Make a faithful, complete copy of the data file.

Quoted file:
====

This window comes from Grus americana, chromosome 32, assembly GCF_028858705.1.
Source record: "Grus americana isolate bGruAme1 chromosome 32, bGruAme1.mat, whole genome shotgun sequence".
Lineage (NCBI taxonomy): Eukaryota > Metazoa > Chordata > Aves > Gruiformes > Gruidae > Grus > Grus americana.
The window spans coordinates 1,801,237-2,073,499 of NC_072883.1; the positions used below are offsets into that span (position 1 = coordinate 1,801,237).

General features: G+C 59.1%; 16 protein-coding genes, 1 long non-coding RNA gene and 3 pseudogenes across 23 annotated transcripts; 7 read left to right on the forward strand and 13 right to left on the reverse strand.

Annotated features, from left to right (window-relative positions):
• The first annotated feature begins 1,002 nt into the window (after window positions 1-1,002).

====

This window comes from Grus americana, chromosome 32, assembly GCF_028858705.1.
Source record: "Grus americana isolate bGruAme1 chromosome 32, bGruAme1.mat, whole genome shotgun sequence".
Lineage (NCBI taxonomy): Eukaryota > Metazoa > Chordata > Aves > Gruiformes > Gruidae > Grus > Grus americana.
The window spans coordinates 1,801,237-2,073,499 of NC_072883.1; the positions used below are offsets into that span (position 1 = coordinate 1,801,237).

General features: G+C 59.1%; 16 protein-coding genes, 1 long non-coding RNA gene and 3 pseudogenes across 23 annotated transcripts; 7 read left to right on the forward strand and 13 right to left on the reverse strand.

Annotated features, from left to right (window-relative positions):
• The first annotated feature begins 1,002 nt into the window (after window positions 1-1,002).